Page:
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Hospital Choice: Survey Evidence From Istanbul

  • Adaman, Fikret
  • Ardic, Oya Pinar
  • Erus, Burcay
  • Tuzemen, Didem

This paper analyzes the patient characteristics that affect the choice between public and private health care providers in Istanbul, Turkey. In addition to socioeconomic variables, such as insurance status or income, which have often been considered in the previous literature, we also focus on another factor, the availability of social networks, which might determine ease of access to hospital services in developing countries. The analysis is based on data from a household survey conducted in Istanbul. The econometric results indicate that potential social ties play an important role in choosing public health care centers over private ones for minor health problems. As public facilities have long been characterized by long waiting lines even for appointments for medical exams, this finding indicates that households who possess higher levels of social networks might be using those in easing access to public facilities.

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Paper provided by University Library of Munich, Germany in its series MPRA Paper with number 6093.

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Date of creation: 25 Oct 2007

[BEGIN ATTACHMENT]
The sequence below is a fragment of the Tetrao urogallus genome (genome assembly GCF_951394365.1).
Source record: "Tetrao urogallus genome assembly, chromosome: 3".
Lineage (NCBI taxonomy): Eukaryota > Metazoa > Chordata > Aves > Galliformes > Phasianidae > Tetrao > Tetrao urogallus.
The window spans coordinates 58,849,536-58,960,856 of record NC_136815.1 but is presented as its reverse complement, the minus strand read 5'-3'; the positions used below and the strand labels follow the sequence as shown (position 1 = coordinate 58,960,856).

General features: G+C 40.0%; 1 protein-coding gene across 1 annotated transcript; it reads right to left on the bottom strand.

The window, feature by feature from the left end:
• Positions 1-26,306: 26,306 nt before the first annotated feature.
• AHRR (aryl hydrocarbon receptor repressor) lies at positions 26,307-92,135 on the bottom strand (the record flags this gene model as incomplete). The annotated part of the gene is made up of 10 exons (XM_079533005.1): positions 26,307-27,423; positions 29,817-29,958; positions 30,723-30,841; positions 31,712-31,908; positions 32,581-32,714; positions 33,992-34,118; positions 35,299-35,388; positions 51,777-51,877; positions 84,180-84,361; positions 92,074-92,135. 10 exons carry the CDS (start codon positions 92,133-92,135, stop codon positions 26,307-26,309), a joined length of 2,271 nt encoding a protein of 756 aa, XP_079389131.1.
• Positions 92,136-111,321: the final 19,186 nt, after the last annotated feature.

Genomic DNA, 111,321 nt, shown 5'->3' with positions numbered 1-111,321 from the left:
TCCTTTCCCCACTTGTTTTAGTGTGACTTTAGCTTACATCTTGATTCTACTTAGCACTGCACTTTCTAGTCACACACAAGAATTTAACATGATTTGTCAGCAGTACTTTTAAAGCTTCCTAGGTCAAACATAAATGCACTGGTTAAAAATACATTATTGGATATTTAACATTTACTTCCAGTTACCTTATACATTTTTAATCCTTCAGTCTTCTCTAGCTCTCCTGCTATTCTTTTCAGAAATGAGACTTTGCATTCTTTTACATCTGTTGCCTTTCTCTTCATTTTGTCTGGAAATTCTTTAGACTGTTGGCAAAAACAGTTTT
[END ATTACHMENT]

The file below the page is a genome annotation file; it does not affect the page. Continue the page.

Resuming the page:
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Handle: RePEc:pra:mprapa:6093
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  1. Fafchamps, Marcel & Lund, Susan, 2003. "Risk-sharing networks in rural Philippines," Journal of Development Economics, Elsevier, vol. 71(2), pages 261-287, August.
  2. Habtom, GebreMichael Kibreab & Ruys, Pieter, 2007. "Traditional risk-sharing arrangements and informal social insurance in Eritrea," Health Policy, Elsevier, vol. 80(1), pages 218-235, January.
  3. Kurosaki, Takashi & Fafchamps, Marcel, 2002. "Insurance market efficiency and crop choices in Pakistan," Journal of Development Economics, Elsevier, vol. 67(2), pages 419-453, April.
  4. Marcel Fafchamps & Bart Minten, 2000. "Returns to Social Network Capital among Traders," Development Working Papers 145, Centro Studi Luca d'Agliano, University of Milano.
  5. Calvo-Armengol, Antoni & Jackson, Matthew O., 2007. "Networks in labor markets: Wage and employment dynamics and inequality," Journal of Economic Theory, Elsevier, vol. 132(1), pages 27-46, January.
  6. Timothy Conley & Udry Christopher, 2001. "Social Learning Through Networks: The Adoption of New Agricultural Technologies in Ghana," American Journal of Agricultural Economics, Agricultural and Applied Economics Association, vol. 83(3), pages 668-673.
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